Today, I spent a large portion of my day in Homeland Security training. Some of it was supposedly confidential (odd, considering we private security types were allowed to attend, though virtually everyone was an actual LEO of some sort or another), but a lot of it wasn't.
We spent a lot of time learning about what an IED is, and how it can look like just about anything, since a person can hide explosives virtually anywhere. We saw their effects, some of the possible triggers, and basically learned that any terrorist attack can have multiple independent secondary and tertiary devices. This is the sort of stuff that's been common knowledge for a while now.
We also learned about radical Islam, which was refreshing in that it didn't get so PC as to apologize for not being Muslim, as is popular now. They even showed examples of countries that Islam is trying to take over violently which don't even have a history of attacking ANY Muslim countries or persecuting Muslims in any way. No new info, really, but it was nice to see some honesty in one of these terrorism talks.
We saw video of attacks in Thailand, where they lack the equipment to protect the bomb squad. Basically, the bomb squad there is a guy in a police uniform with some wirecutters. They are surprisingly effective, and every tool they get helps. Several of their units apparently even have signal disruption equipment, but no protective gear. It was terrible to see one of them burning to death because he lacked the basic gear our bomb squads strap on before they even think about approaching a bomb.
We also learned about some of the reactions terrorists and their supporters have when questioned. Anger, they said, is most common. Considering their beliefs and the videos they release, I'm not surprised.
We were also told about Israel's experience, both with suicide bombers and rockets. One gentleman who'd been a high-ranking cop over there told us how odd it seemed not to have guards searching people at every mall, school, and other potential target. He implied that we'd get there as soon as we had a couple attacks similar to some he's seen, which was worrisome, but it's not as if he can make policy.
They also talked about waging the war in the media and how important it is that the spokespeople for the "good guys" get as much time as possible on the news, making sure everyone sees them as the good guys and people don't hear as much of the other side
On a more interesting note, since I was there as an unarmed security officer, I was one of the very few without a sidearm. I'm okay with everyone carrying, but I sure don't like to be the unarmed guy (sure, they were cops, but that's no reason to trust them with my safety). Surprisingly, I noticed several single-stack 1911s. After I pointed that out to my boss, he noted that one of them was carrying *gasp* cocked and locked. I pointed out that all of them were and that this was the proper way to carry a 1911. He said he didn't want to risk a failure, and he didn't think it was necessary in this setting. I tried to explain the number of simultaneous failures required for a 1911 to go off while securely in the holster made it impossible, but I finally had to give up before we got into trouble for disrupting the presentation. I was just glad to see some cops don't feel outgunned when carrying a single-stack.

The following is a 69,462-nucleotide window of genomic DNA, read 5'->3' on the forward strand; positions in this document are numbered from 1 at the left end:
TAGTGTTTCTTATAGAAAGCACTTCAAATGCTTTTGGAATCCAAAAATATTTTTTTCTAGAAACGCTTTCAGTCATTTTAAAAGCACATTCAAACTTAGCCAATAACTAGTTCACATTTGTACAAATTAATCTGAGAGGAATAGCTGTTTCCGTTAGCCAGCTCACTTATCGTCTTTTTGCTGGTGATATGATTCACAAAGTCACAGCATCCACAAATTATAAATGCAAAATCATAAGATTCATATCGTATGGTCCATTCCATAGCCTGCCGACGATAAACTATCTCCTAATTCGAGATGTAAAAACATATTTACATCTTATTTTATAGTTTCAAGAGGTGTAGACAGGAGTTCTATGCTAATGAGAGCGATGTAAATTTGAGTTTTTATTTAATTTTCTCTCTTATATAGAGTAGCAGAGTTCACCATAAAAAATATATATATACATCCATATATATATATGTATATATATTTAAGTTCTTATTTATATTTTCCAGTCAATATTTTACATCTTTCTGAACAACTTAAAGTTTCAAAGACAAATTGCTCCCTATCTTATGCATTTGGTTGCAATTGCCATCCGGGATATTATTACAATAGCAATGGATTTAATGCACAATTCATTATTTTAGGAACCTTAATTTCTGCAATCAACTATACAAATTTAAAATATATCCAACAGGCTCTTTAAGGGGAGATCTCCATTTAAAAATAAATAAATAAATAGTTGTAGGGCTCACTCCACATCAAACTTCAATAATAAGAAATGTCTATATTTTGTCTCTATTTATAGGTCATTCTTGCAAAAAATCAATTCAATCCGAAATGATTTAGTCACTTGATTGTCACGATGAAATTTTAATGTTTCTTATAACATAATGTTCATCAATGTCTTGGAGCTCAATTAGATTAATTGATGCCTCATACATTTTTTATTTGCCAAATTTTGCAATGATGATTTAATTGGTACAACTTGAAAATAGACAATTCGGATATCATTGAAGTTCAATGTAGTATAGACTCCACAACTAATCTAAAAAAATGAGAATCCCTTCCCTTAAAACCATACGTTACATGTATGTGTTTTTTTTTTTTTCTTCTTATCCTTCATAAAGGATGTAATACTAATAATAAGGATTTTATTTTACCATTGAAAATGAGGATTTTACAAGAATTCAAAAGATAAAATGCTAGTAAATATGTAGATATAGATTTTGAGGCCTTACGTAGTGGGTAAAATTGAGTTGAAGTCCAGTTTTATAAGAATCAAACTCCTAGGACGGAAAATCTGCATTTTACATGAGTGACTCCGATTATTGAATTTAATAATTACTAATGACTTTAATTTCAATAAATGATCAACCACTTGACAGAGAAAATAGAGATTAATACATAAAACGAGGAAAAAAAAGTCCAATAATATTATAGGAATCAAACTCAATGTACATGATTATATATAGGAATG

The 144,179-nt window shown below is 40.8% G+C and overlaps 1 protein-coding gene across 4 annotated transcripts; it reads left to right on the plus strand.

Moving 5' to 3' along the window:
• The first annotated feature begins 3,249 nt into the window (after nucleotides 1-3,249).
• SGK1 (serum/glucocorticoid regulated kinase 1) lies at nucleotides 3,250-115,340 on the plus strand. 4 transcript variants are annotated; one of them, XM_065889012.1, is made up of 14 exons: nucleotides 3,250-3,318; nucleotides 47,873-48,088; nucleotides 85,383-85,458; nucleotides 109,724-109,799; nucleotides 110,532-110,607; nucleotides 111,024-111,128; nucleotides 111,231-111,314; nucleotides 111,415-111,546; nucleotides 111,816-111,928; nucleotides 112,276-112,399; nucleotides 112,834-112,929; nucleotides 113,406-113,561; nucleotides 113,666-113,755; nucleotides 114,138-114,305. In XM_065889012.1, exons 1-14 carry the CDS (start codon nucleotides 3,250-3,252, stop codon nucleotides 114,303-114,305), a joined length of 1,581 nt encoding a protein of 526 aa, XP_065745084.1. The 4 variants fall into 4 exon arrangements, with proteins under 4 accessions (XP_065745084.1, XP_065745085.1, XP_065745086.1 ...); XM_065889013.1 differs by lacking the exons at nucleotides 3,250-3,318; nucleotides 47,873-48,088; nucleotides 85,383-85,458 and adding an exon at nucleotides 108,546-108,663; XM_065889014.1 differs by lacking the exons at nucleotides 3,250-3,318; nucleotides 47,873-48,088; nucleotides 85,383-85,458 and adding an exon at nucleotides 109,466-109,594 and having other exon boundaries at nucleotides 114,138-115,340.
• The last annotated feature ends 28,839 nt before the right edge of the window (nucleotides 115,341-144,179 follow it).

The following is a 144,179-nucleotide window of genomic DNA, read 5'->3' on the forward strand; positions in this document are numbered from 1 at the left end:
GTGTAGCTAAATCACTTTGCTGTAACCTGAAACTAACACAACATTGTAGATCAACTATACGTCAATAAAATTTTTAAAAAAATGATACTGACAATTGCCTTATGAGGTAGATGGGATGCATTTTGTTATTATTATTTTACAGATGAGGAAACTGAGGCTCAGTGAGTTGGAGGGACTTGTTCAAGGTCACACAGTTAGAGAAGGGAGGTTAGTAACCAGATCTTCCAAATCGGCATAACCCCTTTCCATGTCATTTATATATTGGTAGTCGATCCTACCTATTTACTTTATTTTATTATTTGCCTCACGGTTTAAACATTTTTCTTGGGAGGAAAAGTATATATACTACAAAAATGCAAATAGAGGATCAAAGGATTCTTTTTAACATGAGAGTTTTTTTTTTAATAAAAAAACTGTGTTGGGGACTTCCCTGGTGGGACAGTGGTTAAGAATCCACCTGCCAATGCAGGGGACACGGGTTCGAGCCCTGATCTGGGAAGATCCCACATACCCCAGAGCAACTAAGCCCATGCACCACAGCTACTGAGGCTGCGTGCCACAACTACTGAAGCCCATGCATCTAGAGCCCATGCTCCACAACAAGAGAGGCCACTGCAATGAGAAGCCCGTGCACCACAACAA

Tomorrow, one of the guests is supposed to be a woman who started crusading against terrorism after her son was killed. I tend not to take these sorts seriously, and I'm guessing she'll be no exception. One of the laws it said she's fighting for bans the sale of "gun kits." I don't even really want to think about what might be included in the scope of that. Heck, AR uppers and lowers, T/C Encore barrels, and unbarreled receivers are all possibilities, though I'm guessing they'll try to convince me that it's only going to be the unbarreled receivers, and they'll cite the lack of a ballistic fingerprint, even though those are notoriously unreliable and difficult, since the rifling will change with wear, dirt, or, if a criminal thinks it'll help, a little filing.
Oh, well. I can only hope she's one of those people who'll burn out her spotlight pretty quickly. And I hope she doesn't speak too long. I may end up arguing, and a lot of these cops will be all for her side of things.